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ESF Traditions Have Deep Roots

At ESF, we have a unique opportunity to steer our world toward a sustainable future – a mission we pursue through academic work in the community, on campus, and by honoring our legacy dating back to 1911. The College’s rich history and spirit are most carried by the students who have upheld its traditions for generations.

One example is keeping the Quad free of trampled dirt paths. Students – known as Mighty Oaks – do this by avoiding cutting across the Quad. If you must get from one side to the other and want to avoid the sidewalk, tradition states you are to gleefully do so while skipping, preferably with your head held high and a smile on your face. Of course, the Quad is for students’ enjoyment, and you’ll see them playing Frisbee, having lunch, or just lounging in the sun.

If you prefer sitting in the shade, check out  another time-treasured tradition at ESF - the Robin Hood Oak, which grows behind Bray Hall. As legend states, the tree grew from an acorn obtained from the Major Oak in England’s Sherwood Forest – the very oak that gave cover to Robin Hood and his merry men. The tree was the first to be listed on the National Register for Historic Trees in the United States.

Speaking of oaks, the school mascot – Oakie the Acorn – is consistently a contender in SUNY's Mascot Madness, which pits mascots from SUNY’s 64 institutions against each other in a popularity contest. In 2017, Oakie was crowned champion and since then has made it to the Final Four and championship round multiple times. Come March, you’ll see “Vote for Oakie" posters and calls on social media to show your support for our beloved mascot. Oakie’s been known to pop up around campus and when you see them, you have to give them a high five!

Equally treasured is ESF's Earth Week celebration. As an environmental school, we believe that the Earth’s celebration is worthy of an entire week, not just a day! All of the festivities are planned by students to celebrate our planet and call attention to environmental and social justice issues. Activities include tie-dying, playing games, gardening, hiking, and so much more. The week ends with Quadstock, a mini festival featuring live music, food, and good vibes on the Quad.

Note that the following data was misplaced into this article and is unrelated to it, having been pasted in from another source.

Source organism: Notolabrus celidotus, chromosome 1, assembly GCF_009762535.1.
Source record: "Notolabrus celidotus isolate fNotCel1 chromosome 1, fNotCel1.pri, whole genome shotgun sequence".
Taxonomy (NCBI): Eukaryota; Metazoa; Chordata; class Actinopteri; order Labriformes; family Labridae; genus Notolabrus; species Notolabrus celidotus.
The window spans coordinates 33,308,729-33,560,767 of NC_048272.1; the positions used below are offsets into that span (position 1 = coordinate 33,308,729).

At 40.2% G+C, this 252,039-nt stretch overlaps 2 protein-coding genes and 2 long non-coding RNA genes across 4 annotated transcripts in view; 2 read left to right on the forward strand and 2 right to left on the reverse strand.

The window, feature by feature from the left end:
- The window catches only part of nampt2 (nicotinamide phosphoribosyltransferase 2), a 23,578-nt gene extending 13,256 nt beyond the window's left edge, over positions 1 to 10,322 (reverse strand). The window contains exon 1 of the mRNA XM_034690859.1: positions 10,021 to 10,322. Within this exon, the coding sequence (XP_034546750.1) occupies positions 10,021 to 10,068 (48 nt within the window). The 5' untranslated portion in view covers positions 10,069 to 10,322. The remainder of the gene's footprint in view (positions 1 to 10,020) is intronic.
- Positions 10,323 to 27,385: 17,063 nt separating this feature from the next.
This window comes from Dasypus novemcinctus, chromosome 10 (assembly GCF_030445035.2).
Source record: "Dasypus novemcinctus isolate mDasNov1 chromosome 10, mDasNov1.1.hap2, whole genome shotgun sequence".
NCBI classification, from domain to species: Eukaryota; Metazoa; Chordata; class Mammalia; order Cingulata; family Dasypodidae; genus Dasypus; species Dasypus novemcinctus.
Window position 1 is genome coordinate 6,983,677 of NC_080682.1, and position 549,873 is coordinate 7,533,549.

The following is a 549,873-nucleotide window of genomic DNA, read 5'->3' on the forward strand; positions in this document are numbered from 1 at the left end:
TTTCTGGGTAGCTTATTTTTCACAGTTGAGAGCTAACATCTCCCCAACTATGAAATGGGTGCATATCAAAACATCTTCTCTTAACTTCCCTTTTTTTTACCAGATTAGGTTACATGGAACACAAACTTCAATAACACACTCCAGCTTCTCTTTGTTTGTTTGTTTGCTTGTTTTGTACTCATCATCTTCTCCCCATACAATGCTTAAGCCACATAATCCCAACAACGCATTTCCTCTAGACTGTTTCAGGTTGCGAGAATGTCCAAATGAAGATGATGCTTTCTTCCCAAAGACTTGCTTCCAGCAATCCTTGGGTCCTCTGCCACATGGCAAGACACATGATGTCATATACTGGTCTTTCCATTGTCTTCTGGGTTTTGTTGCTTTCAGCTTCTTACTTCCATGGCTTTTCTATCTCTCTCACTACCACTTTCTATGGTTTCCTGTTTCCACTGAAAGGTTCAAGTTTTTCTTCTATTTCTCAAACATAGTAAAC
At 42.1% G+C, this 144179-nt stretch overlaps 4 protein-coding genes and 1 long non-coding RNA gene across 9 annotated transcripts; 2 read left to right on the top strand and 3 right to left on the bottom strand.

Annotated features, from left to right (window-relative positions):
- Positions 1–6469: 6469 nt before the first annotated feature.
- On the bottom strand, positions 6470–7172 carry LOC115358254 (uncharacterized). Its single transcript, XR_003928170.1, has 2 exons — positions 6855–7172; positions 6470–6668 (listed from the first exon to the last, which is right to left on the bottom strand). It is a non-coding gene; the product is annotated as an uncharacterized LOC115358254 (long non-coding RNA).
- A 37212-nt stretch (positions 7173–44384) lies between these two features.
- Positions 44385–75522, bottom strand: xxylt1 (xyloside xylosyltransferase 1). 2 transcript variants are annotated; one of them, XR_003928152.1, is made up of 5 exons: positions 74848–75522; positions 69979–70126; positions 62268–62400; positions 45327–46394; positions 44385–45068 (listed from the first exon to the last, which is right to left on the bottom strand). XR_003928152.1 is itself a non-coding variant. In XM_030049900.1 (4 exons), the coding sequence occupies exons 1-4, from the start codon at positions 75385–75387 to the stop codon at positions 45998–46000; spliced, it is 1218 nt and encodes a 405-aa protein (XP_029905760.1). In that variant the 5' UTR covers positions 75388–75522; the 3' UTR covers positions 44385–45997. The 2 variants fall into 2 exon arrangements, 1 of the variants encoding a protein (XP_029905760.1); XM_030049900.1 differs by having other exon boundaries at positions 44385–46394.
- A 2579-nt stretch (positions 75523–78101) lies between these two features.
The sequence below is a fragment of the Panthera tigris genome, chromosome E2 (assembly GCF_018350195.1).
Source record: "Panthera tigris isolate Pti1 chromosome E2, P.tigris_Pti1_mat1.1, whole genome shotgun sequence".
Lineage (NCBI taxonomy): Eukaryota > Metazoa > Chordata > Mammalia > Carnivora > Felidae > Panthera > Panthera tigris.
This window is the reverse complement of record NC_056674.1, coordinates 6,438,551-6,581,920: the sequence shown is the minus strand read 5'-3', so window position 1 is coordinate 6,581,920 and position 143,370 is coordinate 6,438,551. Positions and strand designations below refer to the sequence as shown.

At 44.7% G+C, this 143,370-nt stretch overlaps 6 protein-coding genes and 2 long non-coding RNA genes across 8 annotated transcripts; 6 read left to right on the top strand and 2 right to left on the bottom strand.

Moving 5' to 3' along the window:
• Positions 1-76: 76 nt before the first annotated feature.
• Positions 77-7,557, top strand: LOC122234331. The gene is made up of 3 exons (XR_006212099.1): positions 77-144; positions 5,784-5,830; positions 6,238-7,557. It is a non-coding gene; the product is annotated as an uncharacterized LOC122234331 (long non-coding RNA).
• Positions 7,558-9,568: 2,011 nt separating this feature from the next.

The Quad may also be the place students catch a glimpse of Eustace B. Nifkin, ESF’s “unofficial” student who has been “attending” campus events and classes since the 1940s. His adventures and identity are based on the lore submitted by students, ever-changing but always with nature in mind, much like ESF's inspiring student body. It’s not uncommon for Eustace to drop a postcard or email to the folks in the Moon Library to let campus know where his ESF background has taken him. No portrait of him has yet been found, though he’s had the back of his head appear in several editions of the yearbook. This campus legend provides a bit of levity for students amongst the classes, labs, and papers, and gives students and alumni a common touchstone.

ESF has many other traditions we love to celebrate, which can be found here. Each one highlights ESF’s commitment to improving our world while bringing the campus community closer together and fueling our pride in ESF.

By Landon Debes, writing intern in ESF’s Office of Communications and Marketing.